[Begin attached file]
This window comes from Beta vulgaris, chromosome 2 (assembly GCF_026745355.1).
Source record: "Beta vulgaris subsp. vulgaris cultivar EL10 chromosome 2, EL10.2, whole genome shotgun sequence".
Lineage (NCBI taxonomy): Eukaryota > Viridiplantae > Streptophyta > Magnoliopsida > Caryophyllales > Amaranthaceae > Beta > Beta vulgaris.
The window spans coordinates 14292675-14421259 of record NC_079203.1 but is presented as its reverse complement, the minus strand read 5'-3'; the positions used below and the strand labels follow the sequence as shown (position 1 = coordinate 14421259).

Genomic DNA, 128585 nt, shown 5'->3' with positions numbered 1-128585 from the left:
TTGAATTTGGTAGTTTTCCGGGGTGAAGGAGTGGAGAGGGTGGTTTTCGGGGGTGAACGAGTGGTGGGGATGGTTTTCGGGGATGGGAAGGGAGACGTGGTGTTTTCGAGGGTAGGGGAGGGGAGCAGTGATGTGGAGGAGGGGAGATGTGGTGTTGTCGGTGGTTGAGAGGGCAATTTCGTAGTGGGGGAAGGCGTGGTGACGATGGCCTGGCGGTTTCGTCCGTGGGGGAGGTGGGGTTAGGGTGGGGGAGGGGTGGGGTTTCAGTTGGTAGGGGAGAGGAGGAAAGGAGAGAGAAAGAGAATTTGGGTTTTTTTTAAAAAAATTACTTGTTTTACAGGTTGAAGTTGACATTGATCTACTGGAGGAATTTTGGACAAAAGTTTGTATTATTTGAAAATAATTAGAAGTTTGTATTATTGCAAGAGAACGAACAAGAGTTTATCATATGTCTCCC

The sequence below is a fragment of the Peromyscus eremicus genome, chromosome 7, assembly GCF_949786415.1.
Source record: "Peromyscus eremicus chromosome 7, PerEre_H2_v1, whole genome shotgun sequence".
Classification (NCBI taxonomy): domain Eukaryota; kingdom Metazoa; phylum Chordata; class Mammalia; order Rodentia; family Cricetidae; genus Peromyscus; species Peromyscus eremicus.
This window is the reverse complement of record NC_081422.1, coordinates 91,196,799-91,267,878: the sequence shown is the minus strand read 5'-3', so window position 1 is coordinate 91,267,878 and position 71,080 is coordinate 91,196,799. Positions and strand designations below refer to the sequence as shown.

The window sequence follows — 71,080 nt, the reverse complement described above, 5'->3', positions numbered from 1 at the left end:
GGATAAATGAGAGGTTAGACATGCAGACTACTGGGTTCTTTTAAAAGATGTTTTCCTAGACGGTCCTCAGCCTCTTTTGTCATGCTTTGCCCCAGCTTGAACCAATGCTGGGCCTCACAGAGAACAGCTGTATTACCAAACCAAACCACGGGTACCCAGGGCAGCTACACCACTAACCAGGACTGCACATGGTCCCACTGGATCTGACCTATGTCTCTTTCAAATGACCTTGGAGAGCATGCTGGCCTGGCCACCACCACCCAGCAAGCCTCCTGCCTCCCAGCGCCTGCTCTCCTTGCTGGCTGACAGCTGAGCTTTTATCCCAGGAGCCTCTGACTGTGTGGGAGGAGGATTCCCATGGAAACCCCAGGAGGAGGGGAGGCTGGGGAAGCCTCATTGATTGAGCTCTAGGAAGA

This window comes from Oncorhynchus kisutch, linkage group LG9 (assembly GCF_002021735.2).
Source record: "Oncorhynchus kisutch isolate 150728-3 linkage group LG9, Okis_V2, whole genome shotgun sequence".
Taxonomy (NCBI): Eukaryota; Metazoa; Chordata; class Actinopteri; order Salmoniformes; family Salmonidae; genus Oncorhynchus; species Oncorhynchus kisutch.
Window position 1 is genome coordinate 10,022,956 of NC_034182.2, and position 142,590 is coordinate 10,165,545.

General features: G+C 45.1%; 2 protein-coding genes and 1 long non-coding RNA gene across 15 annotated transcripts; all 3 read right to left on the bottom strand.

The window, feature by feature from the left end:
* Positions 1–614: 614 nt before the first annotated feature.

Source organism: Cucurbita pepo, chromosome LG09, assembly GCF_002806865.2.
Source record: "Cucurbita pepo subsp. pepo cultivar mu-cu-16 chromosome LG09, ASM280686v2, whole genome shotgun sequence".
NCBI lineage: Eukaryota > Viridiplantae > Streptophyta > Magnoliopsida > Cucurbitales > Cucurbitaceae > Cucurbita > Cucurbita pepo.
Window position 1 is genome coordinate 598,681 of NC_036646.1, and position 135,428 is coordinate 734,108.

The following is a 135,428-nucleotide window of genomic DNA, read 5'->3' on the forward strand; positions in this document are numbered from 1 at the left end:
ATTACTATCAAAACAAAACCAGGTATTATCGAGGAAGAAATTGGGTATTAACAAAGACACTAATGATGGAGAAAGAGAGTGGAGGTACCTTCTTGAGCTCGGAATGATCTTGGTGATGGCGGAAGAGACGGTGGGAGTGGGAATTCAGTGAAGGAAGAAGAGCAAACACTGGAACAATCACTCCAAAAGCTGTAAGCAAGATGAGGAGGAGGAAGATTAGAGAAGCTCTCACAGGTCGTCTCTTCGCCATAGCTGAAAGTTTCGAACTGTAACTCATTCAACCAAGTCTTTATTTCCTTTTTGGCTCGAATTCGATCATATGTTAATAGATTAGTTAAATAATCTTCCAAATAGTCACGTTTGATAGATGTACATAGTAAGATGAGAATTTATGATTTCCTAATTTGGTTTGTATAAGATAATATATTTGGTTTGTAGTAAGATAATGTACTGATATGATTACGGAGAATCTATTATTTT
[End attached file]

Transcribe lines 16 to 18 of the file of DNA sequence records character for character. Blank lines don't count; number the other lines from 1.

Window position 1 is genome coordinate 10,022,956 of NC_034182.2, and position 142,590 is coordinate 10,165,545.

General features: G+C 45.1%; 2 protein-coding genes and 1 long non-coding RNA gene across 15 annotated transcripts; all 3 read right to left on the bottom strand.

The window, feature by feature from the left end: